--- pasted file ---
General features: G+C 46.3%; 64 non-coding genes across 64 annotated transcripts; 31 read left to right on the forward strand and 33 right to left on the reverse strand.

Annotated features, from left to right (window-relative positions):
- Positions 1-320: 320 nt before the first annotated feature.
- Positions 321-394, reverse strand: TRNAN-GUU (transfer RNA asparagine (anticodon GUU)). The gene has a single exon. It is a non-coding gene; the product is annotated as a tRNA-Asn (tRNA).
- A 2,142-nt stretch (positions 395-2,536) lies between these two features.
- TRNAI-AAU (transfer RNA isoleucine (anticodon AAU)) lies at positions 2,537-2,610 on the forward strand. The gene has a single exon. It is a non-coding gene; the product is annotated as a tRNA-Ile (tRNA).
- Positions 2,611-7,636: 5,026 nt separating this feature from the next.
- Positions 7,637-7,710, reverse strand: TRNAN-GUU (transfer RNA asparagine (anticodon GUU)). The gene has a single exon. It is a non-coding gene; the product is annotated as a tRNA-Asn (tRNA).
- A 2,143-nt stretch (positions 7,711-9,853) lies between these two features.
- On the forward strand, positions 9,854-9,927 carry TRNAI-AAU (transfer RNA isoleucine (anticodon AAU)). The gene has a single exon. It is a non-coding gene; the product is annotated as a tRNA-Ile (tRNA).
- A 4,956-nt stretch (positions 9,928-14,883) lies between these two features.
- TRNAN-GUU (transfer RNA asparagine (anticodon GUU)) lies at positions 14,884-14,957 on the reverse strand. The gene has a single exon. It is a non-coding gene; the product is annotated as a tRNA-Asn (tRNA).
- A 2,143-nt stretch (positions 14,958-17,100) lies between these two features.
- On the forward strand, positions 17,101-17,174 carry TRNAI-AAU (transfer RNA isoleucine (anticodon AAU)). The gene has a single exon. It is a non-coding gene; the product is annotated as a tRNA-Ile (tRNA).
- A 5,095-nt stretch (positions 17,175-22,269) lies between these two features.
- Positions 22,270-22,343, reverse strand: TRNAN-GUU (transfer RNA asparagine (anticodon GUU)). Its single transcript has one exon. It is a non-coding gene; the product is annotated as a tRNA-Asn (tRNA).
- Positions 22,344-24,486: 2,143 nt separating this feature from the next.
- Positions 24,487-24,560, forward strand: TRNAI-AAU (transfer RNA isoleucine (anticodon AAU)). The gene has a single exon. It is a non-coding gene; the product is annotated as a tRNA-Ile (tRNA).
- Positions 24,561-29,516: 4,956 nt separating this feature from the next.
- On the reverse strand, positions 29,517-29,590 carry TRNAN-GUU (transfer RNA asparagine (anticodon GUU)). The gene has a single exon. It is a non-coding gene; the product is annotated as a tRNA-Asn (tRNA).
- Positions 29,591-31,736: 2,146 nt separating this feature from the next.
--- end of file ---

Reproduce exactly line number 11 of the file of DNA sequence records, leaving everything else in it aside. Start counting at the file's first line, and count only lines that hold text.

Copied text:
- A 4,956-nt stretch (positions 9,928-14,883) lies between these two features.